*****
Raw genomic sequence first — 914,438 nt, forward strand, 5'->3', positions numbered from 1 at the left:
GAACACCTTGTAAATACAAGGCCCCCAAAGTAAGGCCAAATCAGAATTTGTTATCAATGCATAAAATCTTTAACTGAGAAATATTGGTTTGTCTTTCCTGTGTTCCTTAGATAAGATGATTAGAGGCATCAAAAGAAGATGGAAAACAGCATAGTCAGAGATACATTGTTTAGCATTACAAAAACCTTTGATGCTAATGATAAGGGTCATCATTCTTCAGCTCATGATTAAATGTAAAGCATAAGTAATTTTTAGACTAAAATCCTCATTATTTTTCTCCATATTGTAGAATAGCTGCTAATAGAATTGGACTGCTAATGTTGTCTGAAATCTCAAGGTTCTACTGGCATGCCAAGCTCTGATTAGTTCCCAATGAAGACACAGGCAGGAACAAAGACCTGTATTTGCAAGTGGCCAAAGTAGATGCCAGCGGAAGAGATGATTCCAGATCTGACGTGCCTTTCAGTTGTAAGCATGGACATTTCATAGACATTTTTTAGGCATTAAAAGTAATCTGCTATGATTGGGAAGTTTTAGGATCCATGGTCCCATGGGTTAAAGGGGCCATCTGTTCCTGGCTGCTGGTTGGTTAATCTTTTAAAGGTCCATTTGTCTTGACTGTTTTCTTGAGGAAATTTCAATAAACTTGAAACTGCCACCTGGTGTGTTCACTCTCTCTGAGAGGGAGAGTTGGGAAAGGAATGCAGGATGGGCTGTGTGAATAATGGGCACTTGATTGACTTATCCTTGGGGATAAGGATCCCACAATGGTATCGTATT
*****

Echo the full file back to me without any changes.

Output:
Raw genomic sequence first — 914,438 nt, forward strand, 5'->3', positions numbered from 1 at the left:
GAACACCTTGTAAATACAAGGCCCCCAAAGTAAGGCCAAATCAGAATTTGTTATCAATGCATAAAATCTTTAACTGAGAAATATTGGTTTGTCTTTCCTGTGTTCCTTAGATAAGATGATTAGAGGCATCAAAAGAAGATGGAAAACAGCATAGTCAGAGATACATTGTTTAGCATTACAAAAACCTTTGATGCTAATGATAAGGGTCATCATTCTTCAGCTCATGATTAAATGTAAAGCATAAGTAATTTTTAGACTAAAATCCTCATTATTTTTCTCCATATTGTAGAATAGCTGCTAATAGAATTGGACTGCTAATGTTGTCTGAAATCTCAAGGTTCTACTGGCATGCCAAGCTCTGATTAGTTCCCAATGAAGACACAGGCAGGAACAAAGACCTGTATTTGCAAGTGGCCAAAGTAGATGCCAGCGGAAGAGATGATTCCAGATCTGACGTGCCTTTCAGTTGTAAGCATGGACATTTCATAGACATTTTTTAGGCATTAAAAGTAATCTGCTATGATTGGGAAGTTTTAGGATCCATGGTCCCATGGGTTAAAGGGGCCATCTGTTCCTGGCTGCTGGTTGGTTAATCTTTTAAAGGTCCATTTGTCTTGACTGTTTTCTTGAGGAAATTTCAATAAACTTGAAACTGCCACCTGGTGTGTTCACTCTCTCTGAGAGGGAGAGTTGGGAAAGGAATGCAGGATGGGCTGTGTGAATAATGGGCACTTGATTGACTTATCCTTGGGGATAAGGATCCCACAATGGTATCGTATT